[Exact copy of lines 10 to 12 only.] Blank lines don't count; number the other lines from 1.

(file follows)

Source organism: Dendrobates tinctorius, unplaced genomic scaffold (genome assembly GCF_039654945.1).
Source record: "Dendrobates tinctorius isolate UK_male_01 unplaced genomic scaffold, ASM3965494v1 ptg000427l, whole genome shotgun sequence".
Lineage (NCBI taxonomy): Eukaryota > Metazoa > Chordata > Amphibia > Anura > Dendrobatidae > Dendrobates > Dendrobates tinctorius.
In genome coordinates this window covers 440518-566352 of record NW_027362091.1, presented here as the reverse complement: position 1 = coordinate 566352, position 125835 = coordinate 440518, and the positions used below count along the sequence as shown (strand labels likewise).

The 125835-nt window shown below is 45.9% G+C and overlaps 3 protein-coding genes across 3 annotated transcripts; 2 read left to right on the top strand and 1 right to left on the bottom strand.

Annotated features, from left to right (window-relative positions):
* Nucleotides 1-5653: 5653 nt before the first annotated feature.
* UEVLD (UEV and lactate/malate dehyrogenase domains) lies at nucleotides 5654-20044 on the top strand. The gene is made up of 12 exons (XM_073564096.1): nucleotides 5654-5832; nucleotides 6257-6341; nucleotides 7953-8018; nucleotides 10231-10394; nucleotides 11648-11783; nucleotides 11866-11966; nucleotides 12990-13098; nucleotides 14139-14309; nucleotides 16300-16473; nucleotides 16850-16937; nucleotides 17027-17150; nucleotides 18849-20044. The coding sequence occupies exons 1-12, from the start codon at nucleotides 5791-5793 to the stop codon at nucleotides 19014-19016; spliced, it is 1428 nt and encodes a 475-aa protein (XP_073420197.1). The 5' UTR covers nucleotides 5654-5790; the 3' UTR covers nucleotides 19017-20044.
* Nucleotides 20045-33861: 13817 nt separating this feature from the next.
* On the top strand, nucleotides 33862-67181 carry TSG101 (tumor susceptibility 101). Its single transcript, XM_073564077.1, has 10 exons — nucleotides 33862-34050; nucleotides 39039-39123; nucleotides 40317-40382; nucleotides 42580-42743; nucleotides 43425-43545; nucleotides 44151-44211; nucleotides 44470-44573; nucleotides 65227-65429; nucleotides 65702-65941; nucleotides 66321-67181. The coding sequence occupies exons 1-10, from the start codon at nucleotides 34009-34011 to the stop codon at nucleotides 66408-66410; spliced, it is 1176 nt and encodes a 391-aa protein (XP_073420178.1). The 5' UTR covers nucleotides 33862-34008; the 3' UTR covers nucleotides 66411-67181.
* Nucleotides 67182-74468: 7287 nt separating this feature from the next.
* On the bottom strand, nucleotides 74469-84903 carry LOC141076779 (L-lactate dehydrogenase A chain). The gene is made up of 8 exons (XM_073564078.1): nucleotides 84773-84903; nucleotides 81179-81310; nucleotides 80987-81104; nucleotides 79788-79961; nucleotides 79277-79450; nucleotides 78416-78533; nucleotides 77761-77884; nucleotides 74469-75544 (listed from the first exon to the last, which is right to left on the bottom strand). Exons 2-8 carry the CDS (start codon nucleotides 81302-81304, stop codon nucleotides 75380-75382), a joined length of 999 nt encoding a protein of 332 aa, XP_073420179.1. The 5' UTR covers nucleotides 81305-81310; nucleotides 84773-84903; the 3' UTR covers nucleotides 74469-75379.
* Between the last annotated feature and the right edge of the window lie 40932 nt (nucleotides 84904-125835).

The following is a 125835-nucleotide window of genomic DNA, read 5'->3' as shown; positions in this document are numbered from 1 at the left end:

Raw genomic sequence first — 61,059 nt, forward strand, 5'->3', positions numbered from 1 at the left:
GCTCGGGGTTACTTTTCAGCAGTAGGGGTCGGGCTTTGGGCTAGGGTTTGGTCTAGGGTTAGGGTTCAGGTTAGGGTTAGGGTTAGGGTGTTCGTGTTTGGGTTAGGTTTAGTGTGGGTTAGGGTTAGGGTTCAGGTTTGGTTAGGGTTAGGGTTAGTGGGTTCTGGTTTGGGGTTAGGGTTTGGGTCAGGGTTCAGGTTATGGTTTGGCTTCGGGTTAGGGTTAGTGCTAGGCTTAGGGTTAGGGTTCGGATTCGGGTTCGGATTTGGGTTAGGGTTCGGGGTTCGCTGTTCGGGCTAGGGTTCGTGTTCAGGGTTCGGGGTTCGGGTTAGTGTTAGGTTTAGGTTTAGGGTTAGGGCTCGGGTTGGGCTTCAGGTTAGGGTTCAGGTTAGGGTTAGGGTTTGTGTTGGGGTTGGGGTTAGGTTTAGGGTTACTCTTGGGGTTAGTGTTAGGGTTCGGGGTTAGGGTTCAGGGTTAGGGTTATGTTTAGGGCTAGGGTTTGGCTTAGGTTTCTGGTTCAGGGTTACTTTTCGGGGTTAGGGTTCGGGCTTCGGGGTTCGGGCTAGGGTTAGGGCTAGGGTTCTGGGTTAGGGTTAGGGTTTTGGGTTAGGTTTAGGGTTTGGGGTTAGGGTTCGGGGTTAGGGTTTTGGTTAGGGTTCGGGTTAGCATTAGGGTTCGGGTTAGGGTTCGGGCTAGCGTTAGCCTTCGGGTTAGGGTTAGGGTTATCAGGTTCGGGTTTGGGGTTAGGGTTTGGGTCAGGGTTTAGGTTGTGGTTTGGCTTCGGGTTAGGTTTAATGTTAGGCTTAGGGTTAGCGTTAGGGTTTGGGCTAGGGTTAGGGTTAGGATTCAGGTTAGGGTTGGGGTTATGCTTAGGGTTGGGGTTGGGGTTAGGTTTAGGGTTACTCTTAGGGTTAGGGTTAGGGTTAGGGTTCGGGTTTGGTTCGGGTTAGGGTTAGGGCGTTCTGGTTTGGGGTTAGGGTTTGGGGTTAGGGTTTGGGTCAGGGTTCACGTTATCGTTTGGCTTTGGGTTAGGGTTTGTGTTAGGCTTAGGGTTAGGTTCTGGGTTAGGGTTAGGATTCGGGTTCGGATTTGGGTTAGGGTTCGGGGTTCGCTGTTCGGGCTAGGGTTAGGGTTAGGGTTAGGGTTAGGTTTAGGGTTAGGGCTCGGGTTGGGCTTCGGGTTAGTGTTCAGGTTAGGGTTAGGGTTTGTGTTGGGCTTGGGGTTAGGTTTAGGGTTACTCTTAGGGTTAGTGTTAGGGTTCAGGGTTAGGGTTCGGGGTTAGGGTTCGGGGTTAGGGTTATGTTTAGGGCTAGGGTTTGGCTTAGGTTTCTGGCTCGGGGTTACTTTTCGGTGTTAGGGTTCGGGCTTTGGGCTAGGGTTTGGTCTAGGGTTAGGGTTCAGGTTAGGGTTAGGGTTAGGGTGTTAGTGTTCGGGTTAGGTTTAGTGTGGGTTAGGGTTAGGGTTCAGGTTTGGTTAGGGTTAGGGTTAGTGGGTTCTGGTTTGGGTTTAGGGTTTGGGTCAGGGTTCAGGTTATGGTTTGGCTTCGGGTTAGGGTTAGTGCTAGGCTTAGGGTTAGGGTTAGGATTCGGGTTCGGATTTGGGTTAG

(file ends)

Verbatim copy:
* On the top strand, nucleotides 33862-67181 carry TSG101 (tumor susceptibility 101). Its single transcript, XM_073564077.1, has 10 exons — nucleotides 33862-34050; nucleotides 39039-39123; nucleotides 40317-40382; nucleotides 42580-42743; nucleotides 43425-43545; nucleotides 44151-44211; nucleotides 44470-44573; nucleotides 65227-65429; nucleotides 65702-65941; nucleotides 66321-67181. The coding sequence occupies exons 1-10, from the start codon at nucleotides 34009-34011 to the stop codon at nucleotides 66408-66410; spliced, it is 1176 nt and encodes a 391-aa protein (XP_073420178.1). The 5' UTR covers nucleotides 33862-34008; the 3' UTR covers nucleotides 66411-67181.
* Nucleotides 67182-74468: 7287 nt separating this feature from the next.
* On the bottom strand, nucleotides 74469-84903 carry LOC141076779 (L-lactate dehydrogenase A chain). The gene is made up of 8 exons (XM_073564078.1): nucleotides 84773-84903; nucleotides 81179-81310; nucleotides 80987-81104; nucleotides 79788-79961; nucleotides 79277-79450; nucleotides 78416-78533; nucleotides 77761-77884; nucleotides 74469-75544 (listed from the first exon to the last, which is right to left on the bottom strand). Exons 2-8 carry the CDS (start codon nucleotides 81302-81304, stop codon nucleotides 75380-75382), a joined length of 999 nt encoding a protein of 332 aa, XP_073420179.1. The 5' UTR covers nucleotides 81305-81310; nucleotides 84773-84903; the 3' UTR covers nucleotides 74469-75379.